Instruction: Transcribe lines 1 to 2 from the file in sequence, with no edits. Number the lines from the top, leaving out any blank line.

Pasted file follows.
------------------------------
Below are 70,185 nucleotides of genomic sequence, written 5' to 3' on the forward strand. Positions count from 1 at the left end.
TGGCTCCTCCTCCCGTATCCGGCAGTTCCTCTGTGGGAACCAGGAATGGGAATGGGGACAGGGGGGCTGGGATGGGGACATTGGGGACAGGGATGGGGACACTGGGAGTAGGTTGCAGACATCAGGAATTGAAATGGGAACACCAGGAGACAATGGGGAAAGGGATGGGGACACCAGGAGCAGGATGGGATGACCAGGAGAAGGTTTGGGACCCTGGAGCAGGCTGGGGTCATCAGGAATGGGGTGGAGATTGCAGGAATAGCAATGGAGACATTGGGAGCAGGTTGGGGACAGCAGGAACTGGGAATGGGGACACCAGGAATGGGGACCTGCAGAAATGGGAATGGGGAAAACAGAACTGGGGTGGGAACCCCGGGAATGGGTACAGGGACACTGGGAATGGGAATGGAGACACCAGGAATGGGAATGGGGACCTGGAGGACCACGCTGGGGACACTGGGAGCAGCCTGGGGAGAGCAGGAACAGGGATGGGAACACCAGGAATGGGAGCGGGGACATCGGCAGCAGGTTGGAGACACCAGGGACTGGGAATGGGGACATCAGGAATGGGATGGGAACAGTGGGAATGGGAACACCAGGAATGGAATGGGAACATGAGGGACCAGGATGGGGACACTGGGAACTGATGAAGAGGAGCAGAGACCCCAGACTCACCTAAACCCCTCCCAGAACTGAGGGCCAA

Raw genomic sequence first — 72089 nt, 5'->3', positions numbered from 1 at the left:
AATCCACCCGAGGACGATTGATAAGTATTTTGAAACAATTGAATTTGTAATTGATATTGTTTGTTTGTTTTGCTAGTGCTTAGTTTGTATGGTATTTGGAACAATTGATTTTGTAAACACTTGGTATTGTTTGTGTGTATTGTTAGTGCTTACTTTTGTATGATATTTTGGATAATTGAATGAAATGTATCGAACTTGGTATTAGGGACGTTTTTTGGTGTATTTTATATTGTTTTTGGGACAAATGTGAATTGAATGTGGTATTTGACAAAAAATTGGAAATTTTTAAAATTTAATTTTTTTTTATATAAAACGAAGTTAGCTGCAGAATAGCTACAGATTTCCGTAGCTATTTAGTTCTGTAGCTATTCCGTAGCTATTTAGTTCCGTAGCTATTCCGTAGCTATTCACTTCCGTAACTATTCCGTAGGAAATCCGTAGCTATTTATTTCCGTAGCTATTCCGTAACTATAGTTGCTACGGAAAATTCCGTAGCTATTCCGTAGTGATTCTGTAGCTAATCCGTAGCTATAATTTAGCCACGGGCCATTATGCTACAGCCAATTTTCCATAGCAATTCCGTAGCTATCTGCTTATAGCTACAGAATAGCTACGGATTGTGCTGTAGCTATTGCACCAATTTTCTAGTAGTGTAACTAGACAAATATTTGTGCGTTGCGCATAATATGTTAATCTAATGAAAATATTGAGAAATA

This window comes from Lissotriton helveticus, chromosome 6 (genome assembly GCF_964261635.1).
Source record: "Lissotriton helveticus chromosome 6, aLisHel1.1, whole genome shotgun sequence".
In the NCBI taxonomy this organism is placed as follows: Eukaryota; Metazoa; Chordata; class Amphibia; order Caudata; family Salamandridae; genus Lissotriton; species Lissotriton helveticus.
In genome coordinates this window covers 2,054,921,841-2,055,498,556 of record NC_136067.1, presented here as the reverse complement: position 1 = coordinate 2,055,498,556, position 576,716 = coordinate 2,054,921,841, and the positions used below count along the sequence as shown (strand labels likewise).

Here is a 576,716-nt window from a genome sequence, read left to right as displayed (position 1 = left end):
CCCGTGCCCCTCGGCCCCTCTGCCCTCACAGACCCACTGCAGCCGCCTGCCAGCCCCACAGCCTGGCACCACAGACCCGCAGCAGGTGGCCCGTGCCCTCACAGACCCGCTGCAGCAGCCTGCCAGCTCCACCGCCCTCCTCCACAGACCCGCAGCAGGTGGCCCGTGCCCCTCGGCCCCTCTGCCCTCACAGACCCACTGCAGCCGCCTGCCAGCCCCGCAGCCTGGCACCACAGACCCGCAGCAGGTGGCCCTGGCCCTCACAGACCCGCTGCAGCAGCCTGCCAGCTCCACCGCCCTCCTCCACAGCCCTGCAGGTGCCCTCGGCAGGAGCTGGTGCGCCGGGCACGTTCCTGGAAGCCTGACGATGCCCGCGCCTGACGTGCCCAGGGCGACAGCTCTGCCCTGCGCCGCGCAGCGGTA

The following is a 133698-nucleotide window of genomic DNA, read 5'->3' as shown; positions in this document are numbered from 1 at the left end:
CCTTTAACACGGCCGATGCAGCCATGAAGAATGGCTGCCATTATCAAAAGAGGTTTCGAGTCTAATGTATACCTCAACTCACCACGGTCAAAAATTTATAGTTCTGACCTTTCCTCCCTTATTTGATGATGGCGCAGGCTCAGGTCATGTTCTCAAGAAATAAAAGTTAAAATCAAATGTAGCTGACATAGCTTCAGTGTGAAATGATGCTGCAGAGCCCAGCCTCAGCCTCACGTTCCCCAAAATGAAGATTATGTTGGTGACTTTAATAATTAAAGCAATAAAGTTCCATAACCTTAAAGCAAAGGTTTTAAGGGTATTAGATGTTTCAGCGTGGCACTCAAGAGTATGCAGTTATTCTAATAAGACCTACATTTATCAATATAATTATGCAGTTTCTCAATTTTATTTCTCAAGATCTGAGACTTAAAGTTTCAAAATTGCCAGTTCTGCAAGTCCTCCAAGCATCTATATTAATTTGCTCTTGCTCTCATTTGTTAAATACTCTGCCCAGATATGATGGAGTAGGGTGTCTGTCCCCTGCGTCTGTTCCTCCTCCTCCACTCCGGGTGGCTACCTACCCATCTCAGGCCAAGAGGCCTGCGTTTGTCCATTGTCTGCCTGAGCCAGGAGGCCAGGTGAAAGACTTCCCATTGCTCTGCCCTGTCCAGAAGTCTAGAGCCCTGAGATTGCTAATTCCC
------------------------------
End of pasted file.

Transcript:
Below are 70,185 nucleotides of genomic sequence, written 5' to 3' on the forward strand. Positions count from 1 at the left end.
TGGCTCCTCCTCCCGTATCCGGCAGTTCCTCTGTGGGAACCAGGAATGGGAATGGGGACAGGGGGGCTGGGATGGGGACATTGGGGACAGGGATGGGGACACTGGGAGTAGGTTGCAGACATCAGGAATTGAAATGGGAACACCAGGAGACAATGGGGAAAGGGATGGGGACACCAGGAGCAGGATGGGATGACCAGGAGAAGGTTTGGGACCCTGGAGCAGGCTGGGGTCATCAGGAATGGGGTGGAGATTGCAGGAATAGCAATGGAGACATTGGGAGCAGGTTGGGGACAGCAGGAACTGGGAATGGGGACACCAGGAATGGGGACCTGCAGAAATGGGAATGGGGAAAACAGAACTGGGGTGGGAACCCCGGGAATGGGTACAGGGACACTGGGAATGGGAATGGAGACACCAGGAATGGGAATGGGGACCTGGAGGACCACGCTGGGGACACTGGGAGCAGCCTGGGGAGAGCAGGAACAGGGATGGGAACACCAGGAATGGGAGCGGGGACATCGGCAGCAGGTTGGAGACACCAGGGACTGGGAATGGGGACATCAGGAATGGGATGGGAACAGTGGGAATGGGAACACCAGGAATGGAATGGGAACATGAGGGACCAGGATGGGGACACTGGGAACTGATGAAGAGGAGCAGAGACCCCAGACTCACCTAAACCCCTCCCAGAACTGAGGGCCAA